Bottom line: CFC is the biggest charitable push in the federal government. For decades it was the easy way for government employees and service members to give to nonprofits that had been vetted and approved by the government. The dip in giving is significant in the last few years and it can’t just be tied to there being less service members or the economy. It’s now easier than ever to find nonprofits that appeal to the individual giver and a host of nonprofits that are appealing to veterans, government employees and service members like never before. While the new approaches might help the military focused nonprofits it would be interesting to see what the correlation is between CFC giving and overall charitable giving in the same sectors. One of the unique things about CFC is that many of the nonprofits are often small and relatively unknown organizations while the veterans sector has grown dramatically in the last ten years. Many of those small organizations are going to struggle to get attention normally but could rely on CFC to help keep them afloat. Now it appears that outlet is drying up as well. Change is coming in the military and veteran nonprofit sector and it’s not going to be easy. –FPW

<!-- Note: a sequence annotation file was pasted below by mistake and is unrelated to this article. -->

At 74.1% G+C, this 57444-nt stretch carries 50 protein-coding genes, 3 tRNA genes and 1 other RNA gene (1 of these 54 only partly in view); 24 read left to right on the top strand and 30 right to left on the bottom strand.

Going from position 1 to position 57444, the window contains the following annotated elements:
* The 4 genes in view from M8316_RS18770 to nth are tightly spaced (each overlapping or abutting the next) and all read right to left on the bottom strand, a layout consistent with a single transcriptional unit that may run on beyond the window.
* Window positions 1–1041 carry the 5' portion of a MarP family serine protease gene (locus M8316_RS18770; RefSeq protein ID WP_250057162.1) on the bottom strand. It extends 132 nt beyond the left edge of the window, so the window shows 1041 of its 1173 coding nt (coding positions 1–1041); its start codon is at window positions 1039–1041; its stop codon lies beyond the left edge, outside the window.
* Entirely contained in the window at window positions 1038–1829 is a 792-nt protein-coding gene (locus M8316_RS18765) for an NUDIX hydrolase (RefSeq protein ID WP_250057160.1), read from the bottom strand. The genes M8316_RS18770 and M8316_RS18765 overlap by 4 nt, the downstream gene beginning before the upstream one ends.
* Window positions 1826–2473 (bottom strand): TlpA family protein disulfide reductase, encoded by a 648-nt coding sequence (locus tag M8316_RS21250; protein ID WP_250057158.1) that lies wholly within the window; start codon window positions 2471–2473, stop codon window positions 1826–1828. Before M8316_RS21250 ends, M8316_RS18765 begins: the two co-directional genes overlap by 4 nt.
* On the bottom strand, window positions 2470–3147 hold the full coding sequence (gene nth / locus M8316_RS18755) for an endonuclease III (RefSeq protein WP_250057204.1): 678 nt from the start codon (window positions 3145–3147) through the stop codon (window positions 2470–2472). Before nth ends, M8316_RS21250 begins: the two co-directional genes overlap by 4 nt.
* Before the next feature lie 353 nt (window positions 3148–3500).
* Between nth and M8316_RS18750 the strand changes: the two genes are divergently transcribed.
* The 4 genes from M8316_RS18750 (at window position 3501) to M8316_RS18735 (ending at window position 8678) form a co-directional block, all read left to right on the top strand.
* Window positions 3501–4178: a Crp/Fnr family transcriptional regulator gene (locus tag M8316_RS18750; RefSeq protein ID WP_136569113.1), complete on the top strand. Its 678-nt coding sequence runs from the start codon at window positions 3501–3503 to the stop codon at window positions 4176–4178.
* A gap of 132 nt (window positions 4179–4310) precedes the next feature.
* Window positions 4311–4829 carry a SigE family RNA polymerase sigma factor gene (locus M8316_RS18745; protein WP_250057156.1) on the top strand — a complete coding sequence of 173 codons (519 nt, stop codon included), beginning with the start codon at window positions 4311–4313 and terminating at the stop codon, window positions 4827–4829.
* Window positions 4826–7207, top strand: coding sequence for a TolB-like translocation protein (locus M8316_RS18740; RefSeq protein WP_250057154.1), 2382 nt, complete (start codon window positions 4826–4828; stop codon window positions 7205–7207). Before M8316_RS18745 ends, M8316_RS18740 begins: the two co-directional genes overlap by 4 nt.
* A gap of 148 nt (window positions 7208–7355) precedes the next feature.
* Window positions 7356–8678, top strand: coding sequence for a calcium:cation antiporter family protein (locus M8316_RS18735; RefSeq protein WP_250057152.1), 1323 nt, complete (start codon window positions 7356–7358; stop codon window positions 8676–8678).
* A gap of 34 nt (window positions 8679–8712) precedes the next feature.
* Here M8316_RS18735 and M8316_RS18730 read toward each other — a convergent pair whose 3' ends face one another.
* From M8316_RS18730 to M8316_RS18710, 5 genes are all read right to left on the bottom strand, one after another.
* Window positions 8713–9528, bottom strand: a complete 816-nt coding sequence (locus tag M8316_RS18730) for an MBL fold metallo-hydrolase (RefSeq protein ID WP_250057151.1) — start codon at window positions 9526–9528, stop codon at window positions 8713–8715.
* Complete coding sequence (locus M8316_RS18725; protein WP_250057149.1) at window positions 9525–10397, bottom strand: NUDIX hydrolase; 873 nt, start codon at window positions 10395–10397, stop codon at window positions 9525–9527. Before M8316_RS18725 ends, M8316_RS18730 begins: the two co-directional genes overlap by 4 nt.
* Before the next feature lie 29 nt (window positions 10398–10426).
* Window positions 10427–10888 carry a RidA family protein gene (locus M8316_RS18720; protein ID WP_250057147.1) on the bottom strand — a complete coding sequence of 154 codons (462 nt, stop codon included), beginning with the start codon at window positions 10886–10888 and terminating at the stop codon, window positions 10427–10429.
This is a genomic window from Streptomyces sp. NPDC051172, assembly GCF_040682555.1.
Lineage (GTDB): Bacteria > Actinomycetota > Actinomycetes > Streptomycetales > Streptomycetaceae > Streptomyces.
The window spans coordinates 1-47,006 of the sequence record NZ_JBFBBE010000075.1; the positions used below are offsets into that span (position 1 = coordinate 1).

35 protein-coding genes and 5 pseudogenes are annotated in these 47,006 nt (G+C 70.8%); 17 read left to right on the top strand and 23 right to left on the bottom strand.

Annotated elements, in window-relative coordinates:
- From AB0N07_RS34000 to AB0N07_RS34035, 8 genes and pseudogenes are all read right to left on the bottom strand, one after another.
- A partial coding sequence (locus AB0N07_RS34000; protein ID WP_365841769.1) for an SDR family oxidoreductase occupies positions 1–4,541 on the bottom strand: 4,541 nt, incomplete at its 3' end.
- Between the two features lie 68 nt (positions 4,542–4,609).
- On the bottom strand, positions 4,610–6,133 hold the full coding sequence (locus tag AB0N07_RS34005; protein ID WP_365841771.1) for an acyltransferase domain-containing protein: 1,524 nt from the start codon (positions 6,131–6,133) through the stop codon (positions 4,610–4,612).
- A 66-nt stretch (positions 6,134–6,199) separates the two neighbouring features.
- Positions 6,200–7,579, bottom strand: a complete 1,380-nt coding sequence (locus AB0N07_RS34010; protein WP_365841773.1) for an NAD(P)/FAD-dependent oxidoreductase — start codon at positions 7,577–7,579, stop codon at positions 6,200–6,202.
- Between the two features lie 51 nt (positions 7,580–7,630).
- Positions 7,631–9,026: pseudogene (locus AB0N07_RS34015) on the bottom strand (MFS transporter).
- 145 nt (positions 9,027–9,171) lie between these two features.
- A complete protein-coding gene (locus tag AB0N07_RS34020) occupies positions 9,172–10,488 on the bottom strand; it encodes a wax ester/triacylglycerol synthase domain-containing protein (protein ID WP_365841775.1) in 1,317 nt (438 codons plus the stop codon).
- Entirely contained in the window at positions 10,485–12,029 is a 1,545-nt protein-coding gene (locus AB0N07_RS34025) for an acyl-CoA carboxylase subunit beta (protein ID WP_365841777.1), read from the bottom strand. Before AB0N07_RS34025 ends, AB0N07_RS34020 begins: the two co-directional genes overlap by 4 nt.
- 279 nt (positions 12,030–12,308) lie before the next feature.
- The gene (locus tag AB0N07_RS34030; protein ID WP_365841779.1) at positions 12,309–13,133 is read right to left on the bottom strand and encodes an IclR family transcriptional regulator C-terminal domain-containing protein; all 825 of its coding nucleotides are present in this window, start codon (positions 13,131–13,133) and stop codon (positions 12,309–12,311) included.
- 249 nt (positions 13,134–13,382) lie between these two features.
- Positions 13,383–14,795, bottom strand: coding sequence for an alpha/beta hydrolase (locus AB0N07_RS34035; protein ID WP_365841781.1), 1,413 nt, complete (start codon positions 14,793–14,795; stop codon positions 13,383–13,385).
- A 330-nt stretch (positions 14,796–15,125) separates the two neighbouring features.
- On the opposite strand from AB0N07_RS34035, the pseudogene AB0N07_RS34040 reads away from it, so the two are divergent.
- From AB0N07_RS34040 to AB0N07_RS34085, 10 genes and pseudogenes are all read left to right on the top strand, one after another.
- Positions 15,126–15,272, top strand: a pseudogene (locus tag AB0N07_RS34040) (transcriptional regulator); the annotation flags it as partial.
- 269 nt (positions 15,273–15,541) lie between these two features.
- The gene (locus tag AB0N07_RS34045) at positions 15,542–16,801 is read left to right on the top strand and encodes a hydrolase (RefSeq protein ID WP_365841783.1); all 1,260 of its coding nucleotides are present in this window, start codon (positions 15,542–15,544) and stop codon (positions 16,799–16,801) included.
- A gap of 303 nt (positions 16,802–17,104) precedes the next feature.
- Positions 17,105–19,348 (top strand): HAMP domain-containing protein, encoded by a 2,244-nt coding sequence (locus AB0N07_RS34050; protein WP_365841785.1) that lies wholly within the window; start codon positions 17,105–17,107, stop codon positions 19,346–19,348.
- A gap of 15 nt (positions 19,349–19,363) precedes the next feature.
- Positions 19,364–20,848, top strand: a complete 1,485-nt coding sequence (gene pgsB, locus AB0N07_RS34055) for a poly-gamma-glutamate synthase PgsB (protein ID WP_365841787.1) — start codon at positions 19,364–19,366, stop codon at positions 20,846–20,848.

Behind closed doors, the U.S. military scrutinizes modern cases of valor for new Medals of Honor
Dan Lamothe (@DanLamothe), The Washington Post
Defense Secretary Ash Carter has directed a new strategy to ensure that war heroes are appropriately recognized for acts of valor, in which groups of senior officials closely review cases of service members who may potentially be eligible for the Medal of Honor. Officials are optimistic that new service members will be recognized, including some from the Air Force, which has smaller groups of troops. –MC